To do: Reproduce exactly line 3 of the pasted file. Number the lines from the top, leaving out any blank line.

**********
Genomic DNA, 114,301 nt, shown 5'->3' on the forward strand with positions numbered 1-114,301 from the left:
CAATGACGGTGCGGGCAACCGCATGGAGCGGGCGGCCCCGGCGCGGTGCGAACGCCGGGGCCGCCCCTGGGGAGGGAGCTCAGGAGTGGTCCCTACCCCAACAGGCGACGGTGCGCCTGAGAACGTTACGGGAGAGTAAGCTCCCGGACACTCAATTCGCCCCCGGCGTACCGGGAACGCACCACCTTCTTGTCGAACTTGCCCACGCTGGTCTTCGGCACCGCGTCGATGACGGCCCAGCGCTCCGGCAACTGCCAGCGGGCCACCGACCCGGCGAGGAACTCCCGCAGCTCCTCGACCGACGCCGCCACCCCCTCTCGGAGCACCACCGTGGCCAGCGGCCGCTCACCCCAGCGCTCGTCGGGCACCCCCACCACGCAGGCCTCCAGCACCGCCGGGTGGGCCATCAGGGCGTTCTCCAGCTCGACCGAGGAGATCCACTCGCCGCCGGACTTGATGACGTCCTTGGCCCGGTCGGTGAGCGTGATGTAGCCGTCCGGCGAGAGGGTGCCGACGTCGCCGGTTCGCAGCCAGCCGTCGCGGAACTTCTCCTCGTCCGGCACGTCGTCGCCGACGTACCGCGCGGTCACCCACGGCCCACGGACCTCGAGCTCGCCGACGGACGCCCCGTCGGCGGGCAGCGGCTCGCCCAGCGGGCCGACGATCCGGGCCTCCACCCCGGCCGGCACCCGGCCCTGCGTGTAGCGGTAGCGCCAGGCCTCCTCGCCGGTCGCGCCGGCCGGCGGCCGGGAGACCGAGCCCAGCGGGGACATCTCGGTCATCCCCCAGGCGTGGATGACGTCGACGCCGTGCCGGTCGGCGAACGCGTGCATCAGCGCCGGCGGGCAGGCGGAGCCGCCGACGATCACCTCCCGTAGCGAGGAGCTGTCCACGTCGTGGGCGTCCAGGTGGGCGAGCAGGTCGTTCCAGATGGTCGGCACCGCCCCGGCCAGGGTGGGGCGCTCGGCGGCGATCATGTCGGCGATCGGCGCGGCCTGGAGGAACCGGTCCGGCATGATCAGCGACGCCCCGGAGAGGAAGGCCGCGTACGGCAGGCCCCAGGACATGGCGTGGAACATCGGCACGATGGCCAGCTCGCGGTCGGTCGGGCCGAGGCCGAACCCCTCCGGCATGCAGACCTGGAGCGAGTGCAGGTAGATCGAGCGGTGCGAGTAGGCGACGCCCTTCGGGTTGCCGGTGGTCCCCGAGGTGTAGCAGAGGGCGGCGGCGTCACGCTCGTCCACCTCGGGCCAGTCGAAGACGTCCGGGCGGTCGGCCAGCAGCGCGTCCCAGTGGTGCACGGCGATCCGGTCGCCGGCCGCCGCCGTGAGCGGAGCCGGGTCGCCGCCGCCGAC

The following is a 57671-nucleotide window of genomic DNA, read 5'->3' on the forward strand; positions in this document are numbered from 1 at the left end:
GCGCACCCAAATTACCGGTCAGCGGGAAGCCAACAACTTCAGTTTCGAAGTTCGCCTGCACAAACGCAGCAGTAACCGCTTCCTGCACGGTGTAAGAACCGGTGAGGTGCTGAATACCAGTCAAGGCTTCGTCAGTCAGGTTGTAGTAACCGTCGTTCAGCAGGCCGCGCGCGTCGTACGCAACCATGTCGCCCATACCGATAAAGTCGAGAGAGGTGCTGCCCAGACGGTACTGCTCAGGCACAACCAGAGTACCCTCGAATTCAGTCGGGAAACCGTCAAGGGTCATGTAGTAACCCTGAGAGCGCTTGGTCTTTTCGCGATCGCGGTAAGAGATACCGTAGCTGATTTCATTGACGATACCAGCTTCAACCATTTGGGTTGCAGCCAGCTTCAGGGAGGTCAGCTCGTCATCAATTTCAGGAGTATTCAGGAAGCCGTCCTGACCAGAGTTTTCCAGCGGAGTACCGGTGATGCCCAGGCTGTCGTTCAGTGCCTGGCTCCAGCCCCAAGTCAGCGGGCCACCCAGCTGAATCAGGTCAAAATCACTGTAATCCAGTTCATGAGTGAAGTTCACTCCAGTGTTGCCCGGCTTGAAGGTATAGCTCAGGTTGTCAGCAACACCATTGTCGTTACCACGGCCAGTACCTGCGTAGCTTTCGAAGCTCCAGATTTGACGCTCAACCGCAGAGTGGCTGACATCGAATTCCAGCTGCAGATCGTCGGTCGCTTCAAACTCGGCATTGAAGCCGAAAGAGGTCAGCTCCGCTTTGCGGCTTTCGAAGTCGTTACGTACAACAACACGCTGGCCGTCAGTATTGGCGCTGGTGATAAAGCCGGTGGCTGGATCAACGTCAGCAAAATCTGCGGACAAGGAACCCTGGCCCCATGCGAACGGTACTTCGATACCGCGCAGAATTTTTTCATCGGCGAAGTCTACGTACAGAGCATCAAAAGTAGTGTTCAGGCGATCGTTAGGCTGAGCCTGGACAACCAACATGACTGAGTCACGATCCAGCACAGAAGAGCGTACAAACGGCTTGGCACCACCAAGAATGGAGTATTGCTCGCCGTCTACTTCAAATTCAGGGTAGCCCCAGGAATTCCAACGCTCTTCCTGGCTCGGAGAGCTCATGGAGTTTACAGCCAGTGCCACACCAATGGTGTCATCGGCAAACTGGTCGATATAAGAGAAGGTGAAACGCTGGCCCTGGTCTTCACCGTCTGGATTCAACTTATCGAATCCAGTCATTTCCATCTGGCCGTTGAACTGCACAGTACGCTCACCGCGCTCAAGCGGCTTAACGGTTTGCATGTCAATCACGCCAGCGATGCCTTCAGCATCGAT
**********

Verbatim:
The following is a 57671-nucleotide window of genomic DNA, read 5'->3' on the forward strand; positions in this document are numbered from 1 at the left end: